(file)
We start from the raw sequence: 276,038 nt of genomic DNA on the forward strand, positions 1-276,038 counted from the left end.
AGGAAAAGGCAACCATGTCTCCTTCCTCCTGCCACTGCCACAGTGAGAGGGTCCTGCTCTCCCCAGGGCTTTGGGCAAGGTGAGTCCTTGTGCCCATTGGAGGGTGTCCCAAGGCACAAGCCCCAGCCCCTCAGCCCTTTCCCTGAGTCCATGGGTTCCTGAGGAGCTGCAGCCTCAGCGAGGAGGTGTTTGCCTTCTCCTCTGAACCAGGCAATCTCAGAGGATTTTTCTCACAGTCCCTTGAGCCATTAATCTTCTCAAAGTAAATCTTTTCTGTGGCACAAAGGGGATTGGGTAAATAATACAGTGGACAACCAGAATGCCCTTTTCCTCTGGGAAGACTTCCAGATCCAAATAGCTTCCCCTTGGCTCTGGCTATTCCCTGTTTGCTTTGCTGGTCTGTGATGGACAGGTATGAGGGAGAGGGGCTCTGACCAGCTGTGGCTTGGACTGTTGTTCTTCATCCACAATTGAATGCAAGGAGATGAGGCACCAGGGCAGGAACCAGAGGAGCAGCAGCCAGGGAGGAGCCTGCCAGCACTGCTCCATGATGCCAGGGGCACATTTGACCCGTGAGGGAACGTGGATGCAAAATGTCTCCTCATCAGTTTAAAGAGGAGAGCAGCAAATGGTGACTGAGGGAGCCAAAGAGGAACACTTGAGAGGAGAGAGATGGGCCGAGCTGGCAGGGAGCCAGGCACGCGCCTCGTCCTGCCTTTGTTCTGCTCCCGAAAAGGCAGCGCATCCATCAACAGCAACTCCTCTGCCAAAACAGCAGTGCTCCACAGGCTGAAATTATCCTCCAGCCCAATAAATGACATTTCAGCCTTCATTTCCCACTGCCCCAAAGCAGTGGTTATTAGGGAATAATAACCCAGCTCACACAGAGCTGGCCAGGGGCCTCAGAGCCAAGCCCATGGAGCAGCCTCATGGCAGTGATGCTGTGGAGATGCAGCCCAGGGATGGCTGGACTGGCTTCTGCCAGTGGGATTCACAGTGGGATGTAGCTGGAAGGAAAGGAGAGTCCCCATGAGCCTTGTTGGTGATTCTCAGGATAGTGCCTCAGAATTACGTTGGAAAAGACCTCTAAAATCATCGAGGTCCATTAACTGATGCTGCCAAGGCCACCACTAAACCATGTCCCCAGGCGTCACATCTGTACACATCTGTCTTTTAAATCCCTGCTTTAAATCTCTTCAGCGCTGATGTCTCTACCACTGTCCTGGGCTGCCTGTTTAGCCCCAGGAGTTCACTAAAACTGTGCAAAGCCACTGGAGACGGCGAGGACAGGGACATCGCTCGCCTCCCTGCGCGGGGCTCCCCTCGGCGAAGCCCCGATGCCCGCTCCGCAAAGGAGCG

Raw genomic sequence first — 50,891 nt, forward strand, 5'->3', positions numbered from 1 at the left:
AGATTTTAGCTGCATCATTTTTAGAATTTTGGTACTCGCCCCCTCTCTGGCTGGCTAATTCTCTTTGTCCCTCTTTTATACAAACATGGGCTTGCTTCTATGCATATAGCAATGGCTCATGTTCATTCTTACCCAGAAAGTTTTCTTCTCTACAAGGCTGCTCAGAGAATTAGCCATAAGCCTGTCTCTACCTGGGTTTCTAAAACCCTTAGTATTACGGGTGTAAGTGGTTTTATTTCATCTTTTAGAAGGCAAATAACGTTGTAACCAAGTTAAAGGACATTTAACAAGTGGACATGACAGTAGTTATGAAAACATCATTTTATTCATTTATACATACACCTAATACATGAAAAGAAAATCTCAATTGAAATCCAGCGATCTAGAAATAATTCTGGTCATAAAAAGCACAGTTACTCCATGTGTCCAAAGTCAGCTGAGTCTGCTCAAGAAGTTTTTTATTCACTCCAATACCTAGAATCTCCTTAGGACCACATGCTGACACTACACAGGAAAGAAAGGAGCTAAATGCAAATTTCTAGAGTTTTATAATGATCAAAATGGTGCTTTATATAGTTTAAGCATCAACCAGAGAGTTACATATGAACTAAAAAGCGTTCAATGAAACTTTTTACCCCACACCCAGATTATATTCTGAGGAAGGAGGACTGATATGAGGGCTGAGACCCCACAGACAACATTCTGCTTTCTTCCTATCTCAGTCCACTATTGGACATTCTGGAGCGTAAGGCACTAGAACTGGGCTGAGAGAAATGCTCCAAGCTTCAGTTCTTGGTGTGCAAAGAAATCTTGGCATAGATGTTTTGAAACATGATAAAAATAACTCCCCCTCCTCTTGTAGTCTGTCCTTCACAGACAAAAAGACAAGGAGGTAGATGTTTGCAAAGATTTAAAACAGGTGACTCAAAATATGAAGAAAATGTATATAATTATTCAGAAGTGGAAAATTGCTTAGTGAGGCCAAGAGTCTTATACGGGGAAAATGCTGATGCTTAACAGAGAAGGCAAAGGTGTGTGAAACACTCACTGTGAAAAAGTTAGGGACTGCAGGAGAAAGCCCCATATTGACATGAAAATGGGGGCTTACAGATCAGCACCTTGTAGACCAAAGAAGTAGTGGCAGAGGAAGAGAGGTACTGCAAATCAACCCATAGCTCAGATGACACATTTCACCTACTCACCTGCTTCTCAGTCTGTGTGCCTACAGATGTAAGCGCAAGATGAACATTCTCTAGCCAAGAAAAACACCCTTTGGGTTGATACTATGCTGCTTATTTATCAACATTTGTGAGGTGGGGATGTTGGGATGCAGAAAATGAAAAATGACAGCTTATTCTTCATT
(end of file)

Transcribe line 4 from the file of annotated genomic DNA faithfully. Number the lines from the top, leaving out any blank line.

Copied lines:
AGATTTTAGCTGCATCATTTTTAGAATTTTGGTACTCGCCCCCTCTCTGGCTGGCTAATTCTCTTTGTCCCTCTTTTATACAAACATGGGCTTGCTTCTATGCATATAGCAATGGCTCATGTTCATTCTTACCCAGAAAGTTTTCTTCTCTACAAGGCTGCTCAGAGAATTAGCCATAAGCCTGTCTCTACCTGGGTTTCTAAAACCCTTAGTATTACGGGTGTAAGTGGTTTTATTTCATCTTTTAGAAGGCAAATAACGTTGTAACCAAGTTAAAGGACATTTAACAAGTGGACATGACAGTAGTTATGAAAACATCATTTTATTCATTTATACATACACCTAATACATGAAAAGAAAATCTCAATTGAAATCCAGCGATCTAGAAATAATTCTGGTCATAAAAAGCACAGTTACTCCATGTGTCCAAAGTCAGCTGAGTCTGCTCAAGAAGTTTTTTATTCACTCCAATACCTAGAATCTCCTTAGGACCACATGCTGACACTACACAGGAAAGAAAGGAGCTAAATGCAAATTTCTAGAGTTTTATAATGATCAAAATGGTGCTTTATATAGTTTAAGCATCAACCAGAGAGTTACATATGAACTAAAAAGCGTTCAATGAAACTTTTTACCCCACACCCAGATTATATTCTGAGGAAGGAGGACTGATATGAGGGCTGAGACCCCACAGACAACATTCTGCTTTCTTCCTATCTCAGTCCACTATTGGACATTCTGGAGCGTAAGGCACTAGAACTGGGCTGAGAGAAATGCTCCAAGCTTCAGTTCTTGGTGTGCAAAGAAATCTTGGCATAGATGTTTTGAAACATGATAAAAATAACTCCCCCTCCTCTTGTAGTCTGTCCTTCACAGACAAAAAGACAAGGAGGTAGATGTTTGCAAAGATTTAAAACAGGTGACTCAAAATATGAAGAAAATGTATATAATTATTCAGAAGTGGAAAATTGCTTAGTGAGGCCAAGAGTCTTATACGGGGAAAATGCTGATGCTTAACAGAGAAGGCAAAGGTGTGTGAAACACTCACTGTGAAAAAGTTAGGGACTGCAGGAGAAAGCCCCATATTGACATGAAAATGGGGGCTTACAGATCAGCACCTTGTAGACCAAAGAAGTAGTGGCAGAGGAAGAGAGGTACTGCAAATCAACCCATAGCTCAGATGACACATTTCACCTACTCACCTGCTTCTCAGTCTGTGTGCCTACAGATGTAAGCGCAAGATGAACATTCTCTAGCCAAGAAAAACACCCTTTGGGTTGATACTATGCTGCTTATTTATCAACATTTGTGAGGTGGGGATGTTGGGATGCAGAAAATGAAAAATGACAGCTTATTCTTCATT